Albert Do, MD, MPH, Mubarak Sayyar, MD, Jared Macklin, MD, Mindy Lee, MD, Jonathan Pourmorady, MD, Amir Masoud, MD
Yale University School of Medicine, New Haven, CT
Introduction: With the ongoing focus on value-based care, there has been greater emphasis on efficiency and cost-effectiveness of health services, including gastrointestinal endoscopy. Endoscopy unit optimization requires coordination of many providers, staff, equipment, and resources. We aimed to develop a value-stream map for performance of endoscopic procedures performed at a tertiary academic medical center, identify processes associated with delays, and assess if workflow process improved after recent redesign efforts were initiated.
Methods: Data were extracted from 13,663 endoscopic procedures from January 1st, 2018 to April 1st, 2019, at the Center for Advanced Endoscopy (CAE), a 5-room gastrointestinal and pulmonary endoscopy unit. The endoscopy workflow process was mapped (Figure 1) and potential processes associated with delays (lags) identified. We isolated patient process times through the CAE and compared those before and after clinical redesign initiatives were instituted. We additionally extracted clinical characteristics and performed logistic regression to identify potential predictors of delay ≥ 30 minutes, defined as delay in processes associated with patient transportation (lag 1 or lag 3).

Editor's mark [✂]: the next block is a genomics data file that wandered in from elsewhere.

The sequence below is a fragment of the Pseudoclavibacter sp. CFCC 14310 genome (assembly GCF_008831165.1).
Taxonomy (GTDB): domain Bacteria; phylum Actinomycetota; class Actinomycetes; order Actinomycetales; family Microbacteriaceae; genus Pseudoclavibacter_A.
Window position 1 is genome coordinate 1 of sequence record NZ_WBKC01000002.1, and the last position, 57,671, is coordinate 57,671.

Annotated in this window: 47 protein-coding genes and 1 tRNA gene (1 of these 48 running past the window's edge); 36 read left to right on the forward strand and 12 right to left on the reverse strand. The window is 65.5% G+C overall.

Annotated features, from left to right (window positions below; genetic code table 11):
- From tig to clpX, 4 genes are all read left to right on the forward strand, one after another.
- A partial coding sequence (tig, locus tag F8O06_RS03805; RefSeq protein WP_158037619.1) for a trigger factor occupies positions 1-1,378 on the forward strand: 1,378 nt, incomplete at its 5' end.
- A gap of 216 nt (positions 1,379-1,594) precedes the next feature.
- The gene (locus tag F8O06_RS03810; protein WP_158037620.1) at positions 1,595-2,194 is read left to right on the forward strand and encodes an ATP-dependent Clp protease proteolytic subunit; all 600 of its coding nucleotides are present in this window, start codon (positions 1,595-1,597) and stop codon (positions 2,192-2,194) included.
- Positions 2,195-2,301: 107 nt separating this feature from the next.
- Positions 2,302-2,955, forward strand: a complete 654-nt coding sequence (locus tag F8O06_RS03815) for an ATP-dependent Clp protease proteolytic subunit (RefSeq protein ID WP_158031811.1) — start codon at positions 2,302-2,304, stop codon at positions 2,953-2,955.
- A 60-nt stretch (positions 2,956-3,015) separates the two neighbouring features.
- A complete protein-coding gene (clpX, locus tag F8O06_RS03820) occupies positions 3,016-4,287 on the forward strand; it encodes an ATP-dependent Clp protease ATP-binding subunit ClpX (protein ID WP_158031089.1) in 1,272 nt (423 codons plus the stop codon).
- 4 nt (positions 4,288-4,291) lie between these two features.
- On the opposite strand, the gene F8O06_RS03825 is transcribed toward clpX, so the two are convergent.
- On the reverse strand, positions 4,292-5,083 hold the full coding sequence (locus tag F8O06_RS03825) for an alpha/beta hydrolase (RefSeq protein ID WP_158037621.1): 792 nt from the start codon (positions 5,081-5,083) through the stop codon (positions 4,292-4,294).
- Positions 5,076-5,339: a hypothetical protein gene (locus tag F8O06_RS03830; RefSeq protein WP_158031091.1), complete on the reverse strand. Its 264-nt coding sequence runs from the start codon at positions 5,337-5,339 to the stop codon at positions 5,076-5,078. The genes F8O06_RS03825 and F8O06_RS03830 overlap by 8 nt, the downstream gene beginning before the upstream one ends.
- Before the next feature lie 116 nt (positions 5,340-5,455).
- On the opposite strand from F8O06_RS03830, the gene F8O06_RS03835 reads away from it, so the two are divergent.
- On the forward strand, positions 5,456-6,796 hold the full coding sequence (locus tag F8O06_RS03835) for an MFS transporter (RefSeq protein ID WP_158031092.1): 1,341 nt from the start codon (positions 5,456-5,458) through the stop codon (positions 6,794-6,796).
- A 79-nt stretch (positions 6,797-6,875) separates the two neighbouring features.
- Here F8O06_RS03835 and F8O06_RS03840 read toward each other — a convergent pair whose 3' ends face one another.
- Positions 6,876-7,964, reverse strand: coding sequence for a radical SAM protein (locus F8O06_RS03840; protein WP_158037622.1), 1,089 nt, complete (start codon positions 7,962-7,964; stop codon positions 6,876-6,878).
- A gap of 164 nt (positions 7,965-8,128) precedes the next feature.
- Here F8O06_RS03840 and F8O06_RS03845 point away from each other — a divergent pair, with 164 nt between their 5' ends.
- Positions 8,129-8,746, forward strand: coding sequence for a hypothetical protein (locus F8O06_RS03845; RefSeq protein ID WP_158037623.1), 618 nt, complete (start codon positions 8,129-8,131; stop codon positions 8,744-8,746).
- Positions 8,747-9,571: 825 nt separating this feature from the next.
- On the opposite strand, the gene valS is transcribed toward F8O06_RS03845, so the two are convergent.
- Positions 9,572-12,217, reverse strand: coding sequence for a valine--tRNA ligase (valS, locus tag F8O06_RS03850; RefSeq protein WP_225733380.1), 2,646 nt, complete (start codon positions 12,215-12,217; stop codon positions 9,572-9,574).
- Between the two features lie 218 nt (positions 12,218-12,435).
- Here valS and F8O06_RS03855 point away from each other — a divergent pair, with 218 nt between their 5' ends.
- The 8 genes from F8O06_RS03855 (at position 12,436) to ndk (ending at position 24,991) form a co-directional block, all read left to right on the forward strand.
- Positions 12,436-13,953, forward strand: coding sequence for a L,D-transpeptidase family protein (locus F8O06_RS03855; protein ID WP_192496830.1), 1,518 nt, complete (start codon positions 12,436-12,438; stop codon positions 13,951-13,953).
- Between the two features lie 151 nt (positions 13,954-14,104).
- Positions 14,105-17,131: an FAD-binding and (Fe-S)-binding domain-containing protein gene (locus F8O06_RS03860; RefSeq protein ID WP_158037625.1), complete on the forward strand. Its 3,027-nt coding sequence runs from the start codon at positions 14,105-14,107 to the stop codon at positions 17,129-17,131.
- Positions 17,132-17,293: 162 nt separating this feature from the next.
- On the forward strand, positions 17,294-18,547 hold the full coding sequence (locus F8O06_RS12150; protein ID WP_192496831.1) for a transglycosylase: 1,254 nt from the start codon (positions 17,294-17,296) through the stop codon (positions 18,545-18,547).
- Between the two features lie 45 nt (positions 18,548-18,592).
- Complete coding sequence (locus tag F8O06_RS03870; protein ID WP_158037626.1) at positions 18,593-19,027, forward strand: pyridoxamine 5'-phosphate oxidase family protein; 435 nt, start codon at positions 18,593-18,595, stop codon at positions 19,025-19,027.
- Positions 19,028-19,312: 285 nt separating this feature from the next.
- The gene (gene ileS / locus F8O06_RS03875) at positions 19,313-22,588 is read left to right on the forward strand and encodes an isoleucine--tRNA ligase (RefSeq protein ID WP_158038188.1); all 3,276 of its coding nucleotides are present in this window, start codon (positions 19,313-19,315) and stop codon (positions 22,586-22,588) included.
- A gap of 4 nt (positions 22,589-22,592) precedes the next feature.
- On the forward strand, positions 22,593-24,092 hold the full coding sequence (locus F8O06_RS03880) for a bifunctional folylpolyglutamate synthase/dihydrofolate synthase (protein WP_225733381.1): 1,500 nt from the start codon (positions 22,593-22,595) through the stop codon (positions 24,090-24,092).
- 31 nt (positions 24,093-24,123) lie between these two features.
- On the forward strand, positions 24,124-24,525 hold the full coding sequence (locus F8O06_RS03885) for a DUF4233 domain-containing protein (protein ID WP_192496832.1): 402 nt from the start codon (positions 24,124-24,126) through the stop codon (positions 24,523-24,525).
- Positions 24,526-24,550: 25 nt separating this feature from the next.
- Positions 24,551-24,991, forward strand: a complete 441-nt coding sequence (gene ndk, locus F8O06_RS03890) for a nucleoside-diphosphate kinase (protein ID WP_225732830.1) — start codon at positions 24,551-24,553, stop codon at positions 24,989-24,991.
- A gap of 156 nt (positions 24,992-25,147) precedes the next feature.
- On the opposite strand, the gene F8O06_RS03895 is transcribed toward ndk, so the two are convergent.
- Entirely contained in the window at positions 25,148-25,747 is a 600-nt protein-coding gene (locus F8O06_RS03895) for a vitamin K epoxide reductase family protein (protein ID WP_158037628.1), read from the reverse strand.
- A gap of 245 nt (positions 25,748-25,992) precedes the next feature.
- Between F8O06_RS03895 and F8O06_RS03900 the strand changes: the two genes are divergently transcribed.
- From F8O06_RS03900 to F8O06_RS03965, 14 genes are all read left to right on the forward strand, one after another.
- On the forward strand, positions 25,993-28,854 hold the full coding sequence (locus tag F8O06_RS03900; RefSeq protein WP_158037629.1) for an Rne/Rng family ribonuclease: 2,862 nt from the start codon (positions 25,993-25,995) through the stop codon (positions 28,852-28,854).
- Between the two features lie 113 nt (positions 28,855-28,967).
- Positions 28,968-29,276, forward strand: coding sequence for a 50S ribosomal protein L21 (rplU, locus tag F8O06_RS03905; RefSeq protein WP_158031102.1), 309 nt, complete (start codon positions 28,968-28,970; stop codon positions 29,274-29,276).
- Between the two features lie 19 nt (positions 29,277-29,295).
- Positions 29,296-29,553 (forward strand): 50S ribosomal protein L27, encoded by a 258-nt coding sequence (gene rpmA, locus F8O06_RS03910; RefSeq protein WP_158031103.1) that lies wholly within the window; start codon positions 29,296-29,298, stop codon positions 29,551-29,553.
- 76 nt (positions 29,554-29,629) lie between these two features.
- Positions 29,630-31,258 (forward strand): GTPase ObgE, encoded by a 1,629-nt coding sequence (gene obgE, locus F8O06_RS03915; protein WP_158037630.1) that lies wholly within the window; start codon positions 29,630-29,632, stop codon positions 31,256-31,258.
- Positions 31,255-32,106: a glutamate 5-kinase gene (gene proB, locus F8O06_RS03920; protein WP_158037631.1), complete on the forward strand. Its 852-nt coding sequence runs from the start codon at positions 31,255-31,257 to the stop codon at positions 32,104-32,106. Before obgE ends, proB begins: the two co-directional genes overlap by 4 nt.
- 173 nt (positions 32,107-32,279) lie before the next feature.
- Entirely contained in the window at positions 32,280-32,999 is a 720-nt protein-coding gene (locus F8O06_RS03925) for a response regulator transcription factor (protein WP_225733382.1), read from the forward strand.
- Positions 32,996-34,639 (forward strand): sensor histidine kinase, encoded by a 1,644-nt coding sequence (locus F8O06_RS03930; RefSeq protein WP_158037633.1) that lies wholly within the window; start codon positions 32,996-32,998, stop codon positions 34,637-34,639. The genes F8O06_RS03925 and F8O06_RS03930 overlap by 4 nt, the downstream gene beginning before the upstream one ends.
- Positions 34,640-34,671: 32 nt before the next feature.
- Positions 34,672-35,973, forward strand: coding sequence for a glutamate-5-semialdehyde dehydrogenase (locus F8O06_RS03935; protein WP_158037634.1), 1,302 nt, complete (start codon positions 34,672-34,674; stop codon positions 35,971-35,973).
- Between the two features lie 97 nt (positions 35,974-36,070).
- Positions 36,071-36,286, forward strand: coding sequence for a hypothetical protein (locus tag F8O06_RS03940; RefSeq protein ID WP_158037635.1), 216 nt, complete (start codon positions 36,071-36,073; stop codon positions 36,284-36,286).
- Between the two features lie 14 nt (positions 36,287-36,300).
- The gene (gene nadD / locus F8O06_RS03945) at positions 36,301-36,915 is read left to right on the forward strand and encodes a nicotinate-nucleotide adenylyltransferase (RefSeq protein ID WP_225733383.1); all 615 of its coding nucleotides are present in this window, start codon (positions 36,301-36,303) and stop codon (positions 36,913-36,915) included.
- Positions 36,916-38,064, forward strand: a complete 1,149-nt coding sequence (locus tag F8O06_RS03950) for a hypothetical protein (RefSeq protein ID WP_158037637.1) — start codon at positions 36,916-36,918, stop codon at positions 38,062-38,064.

Results: Patient clinical characteristics (Table 1) did not differ after implementation of clinical redesign though the proportion of inpatient procedures increased (33.9% vs 37.1%, p=0.001). The rate of 30-minute delays was high and unchanged after clinical redesign implementation (25.9% vs. 25.9%, p=0.99). Delays were noted at all three potential processes: procedure room availability (19 minutes), scheduled versus actual start time (49 minutes), and awaiting transport for inpatients to return to medical ward (34 minutes). Multiple logistic regression (Table 3) revealed male gender (OR 1.09, 95% CI: 1.00-1.19, p=0.04) and inpatient status (OR 5.03, 95% CI: 4.60-5.51, p< 0.001) as significant predictors of delay in CAE workflow process.
Discussion: Patient hospitalization status is a contributing factor to delays in the CAE and. though prolonged monitoring of these patients is a logical practice, establishing benefit is needed to justify this action. Optimization of patient transportation services to procedure room and from post-procedure areas is one potential recommendation based on this analysis. This area for improvement is the center of our next optimization efforts and will be evaluated as part of this ongoing project.
Citation: Albert Do, MD, MPH, Mubarak Sayyar, MD, Jared Macklin, MD, Mindy Lee, MD, Jonathan Pourmorady, MD, Amir Masoud, MD. P2186 - WHAT'S TAKING SO LONG? OPTIMIZING EFFICIENCY IN THE ENDOSCOPY UNIT. Program No. P2186. ACG 2019 Annual Scientific Meeting Abstracts. San Antonio, Texas: American College of Gastroenterology.